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The Democratic Strategist

Political Strategy for a Permanent Democratic Majority

June 12: Why Kennedy Is Likely to Fade

I’ve been wondering for a while about the wildly varying poll numbers for Robert F. Kennedy Jr., and the more I learn the more I think his standing will soon fade, as I explained at New York:

Robert F. Kennedy Jr. needs just one more really strong poll showing to meet part of CNN’s criteria for participation in its June 27 presidential debate. The network stipulates that participants secure at least 15 percent in four national surveys no later than June 20 from a specific list of approved pollsters, and Kennedy has three (a Quinnipiac poll and a CNN poll in April, and a Marquette Law School poll in May). He may still fail to make the stage because CNN also requires that participants be on the ballot in states representing at least 270 electoral votes, and the Kennedy campaign is in a fight it may not win over how ballot access is confirmed. But still, the idea that Kennedy is polling as well as any non-major-party candidate since Ross Perot is a good advertisement for his viability.

There are, however, two reasons Kennedy’s standing in the race may be significantly overstated by the best of his polls. The first is a matter of history and, well, common sense: as Election Day nears, voters begin to focus on the most viable options and become less likely to “waste their votes” on candidates with slim odds of actually winning. So even the strongest of non-major-party presidential candidates in living memory — Perot in 1992 and 1996, John Anderson in 1980, and George Wallace in 1968 — all lost ground by late summer of the election year and finished well below their peak in polls. It’s one key reason RFK Jr. is frantic to get into a debate with the Democratic and Republican nominees (as Perot, the strongest indie candidate ever, did in 1992); he needs a game-changing development to forestall the otherwise inevitable late-cycle swoon.

But there’s another reason that polls showing Kennedy in the mid-to-high teens could overstate his actual support: They are counterbalanced by other polls showing him performing much more poorly. Indeed, all three June polls testing five major- and minor-party candidates (Biden, Trump, Kennedy, Cornel West, and Jill Stein) place RFK Jr. a lot lower: 6 percent at Emerson, 4 percent at Yahoo News, and 3 percent at Economist/YouGov.

Why are there such wild gyrations in Kennedy’s standing in the polls? There’s no infallible answer, but the New York Times’ Ruth Igielnik offered a persuasive explanation last month: Question order in presidential polls has a big effect on non-major-party candidates:

“[M]any reputable pollsters ask both versions of the question: one that poses a simple head-to-head contest between major-party candidates, and one that includes third-party candidates who may be on the ballot.

“And which question gets asked first is where the difference comes in. …

“Our experiment worked like this: All respondents were shown both the long and short questions, but half were shown the full list first, and the other half were first shown the two-way race.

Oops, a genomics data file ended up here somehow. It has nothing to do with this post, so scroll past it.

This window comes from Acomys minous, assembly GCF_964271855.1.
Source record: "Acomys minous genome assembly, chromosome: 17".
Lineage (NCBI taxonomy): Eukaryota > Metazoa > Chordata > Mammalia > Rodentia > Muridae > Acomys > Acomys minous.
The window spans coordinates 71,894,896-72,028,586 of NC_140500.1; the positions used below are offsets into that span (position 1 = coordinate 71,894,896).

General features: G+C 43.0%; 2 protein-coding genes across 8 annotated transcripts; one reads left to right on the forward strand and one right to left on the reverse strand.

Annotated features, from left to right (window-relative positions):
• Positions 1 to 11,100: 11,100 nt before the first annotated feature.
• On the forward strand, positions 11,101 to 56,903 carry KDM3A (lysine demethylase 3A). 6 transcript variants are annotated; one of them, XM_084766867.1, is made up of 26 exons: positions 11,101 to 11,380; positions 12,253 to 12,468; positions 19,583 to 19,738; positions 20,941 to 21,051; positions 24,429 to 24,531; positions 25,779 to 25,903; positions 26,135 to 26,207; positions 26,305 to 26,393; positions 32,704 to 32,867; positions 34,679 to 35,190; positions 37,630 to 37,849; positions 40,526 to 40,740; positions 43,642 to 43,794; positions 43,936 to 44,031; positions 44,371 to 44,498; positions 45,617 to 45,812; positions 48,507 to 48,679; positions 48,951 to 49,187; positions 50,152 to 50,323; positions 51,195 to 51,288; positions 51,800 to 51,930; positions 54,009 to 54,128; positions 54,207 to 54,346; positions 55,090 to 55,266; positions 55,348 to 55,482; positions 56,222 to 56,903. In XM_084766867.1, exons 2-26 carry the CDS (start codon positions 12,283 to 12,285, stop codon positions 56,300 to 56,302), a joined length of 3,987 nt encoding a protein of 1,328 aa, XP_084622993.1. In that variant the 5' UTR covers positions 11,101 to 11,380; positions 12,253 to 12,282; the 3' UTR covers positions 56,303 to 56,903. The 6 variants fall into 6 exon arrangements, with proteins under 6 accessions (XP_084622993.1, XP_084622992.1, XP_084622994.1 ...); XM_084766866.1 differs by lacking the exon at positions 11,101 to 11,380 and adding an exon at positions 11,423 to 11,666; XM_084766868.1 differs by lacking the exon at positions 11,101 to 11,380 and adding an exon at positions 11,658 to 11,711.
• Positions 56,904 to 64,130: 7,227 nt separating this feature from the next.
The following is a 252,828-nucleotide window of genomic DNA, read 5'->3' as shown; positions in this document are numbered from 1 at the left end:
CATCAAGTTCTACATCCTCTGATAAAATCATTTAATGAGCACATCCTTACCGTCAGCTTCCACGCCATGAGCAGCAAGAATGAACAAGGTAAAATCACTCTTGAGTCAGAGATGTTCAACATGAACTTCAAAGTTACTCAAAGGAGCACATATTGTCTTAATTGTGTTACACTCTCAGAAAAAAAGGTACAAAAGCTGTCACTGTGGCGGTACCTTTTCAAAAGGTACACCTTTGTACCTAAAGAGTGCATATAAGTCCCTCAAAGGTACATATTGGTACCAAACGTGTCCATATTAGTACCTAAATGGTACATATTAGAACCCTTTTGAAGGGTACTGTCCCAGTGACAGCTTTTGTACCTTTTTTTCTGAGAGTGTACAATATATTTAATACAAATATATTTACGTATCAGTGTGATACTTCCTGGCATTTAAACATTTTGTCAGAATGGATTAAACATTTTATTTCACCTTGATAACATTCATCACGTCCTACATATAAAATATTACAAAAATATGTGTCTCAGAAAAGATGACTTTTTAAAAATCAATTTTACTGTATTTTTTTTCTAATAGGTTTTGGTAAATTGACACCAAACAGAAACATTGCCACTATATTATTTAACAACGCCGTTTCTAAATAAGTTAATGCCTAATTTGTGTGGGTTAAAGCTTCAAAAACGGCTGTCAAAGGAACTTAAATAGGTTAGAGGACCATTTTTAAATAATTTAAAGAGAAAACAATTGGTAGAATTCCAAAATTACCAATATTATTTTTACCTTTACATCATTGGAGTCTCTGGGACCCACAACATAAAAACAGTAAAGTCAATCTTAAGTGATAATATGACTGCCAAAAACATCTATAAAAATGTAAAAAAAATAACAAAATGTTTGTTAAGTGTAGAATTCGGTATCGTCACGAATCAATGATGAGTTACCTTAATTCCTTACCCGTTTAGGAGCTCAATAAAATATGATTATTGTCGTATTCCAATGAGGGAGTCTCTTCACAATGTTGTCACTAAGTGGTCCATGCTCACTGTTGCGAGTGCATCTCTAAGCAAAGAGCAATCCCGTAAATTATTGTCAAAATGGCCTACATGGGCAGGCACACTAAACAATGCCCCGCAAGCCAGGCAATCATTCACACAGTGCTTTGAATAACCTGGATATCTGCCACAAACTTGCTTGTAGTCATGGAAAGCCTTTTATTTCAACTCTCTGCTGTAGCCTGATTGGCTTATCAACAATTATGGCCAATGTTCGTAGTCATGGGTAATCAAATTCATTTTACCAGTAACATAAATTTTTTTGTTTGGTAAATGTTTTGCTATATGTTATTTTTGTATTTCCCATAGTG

“Among those who saw the long list first, Mr. Kennedy garnered 7 percent of the vote.

“But among those respondents who encountered the head-to-head contest before seeing the full list, Mr. Kennedy’s support shot up six percentage points to 13 percent.”

That’s a very big difference. What explains it?

“[I]t is at least partly related to a phenomenon that pollsters call expressive responding. This is when people might use a survey response to show their frustration or express a particular feeling that’s not exactly what is being asked.

“In this case, many respondents seem to be using the second question to convey frustration with the choices for president in the first question, whether or not their answers reflect their full views.”

As you probably know, frustration “with the choices for president” is famously high this year. Igielnik goes on to show that most of the recent polls showing Kennedy with double-digit support are those that ask first about the head-to-head Biden-Trump contest before including the other candidates in a second question, while those that present the full list of candidates right off the bat tend to show much lower support for the conspiracy theorist with the famous name.

When voters actually vote, of course, they are going to see the full list of candidates without first encountering some frustrating presentation of the major-party choices alone. So the odds are good that Kennedy will underperform his best polls. Indeed, putting together the two factors we’ve discussed, it’s not surprising to learn that RFK Jr.’s standing in the RealClearPolitics polling averages has steadily drifted downward from nearly 17 percent last November to 13 percent as recently as March to 8.6 percent today. Defying history by making a serious run at Biden and Trump will take a lot of doing for Kennedy and isn’t a very good bet.

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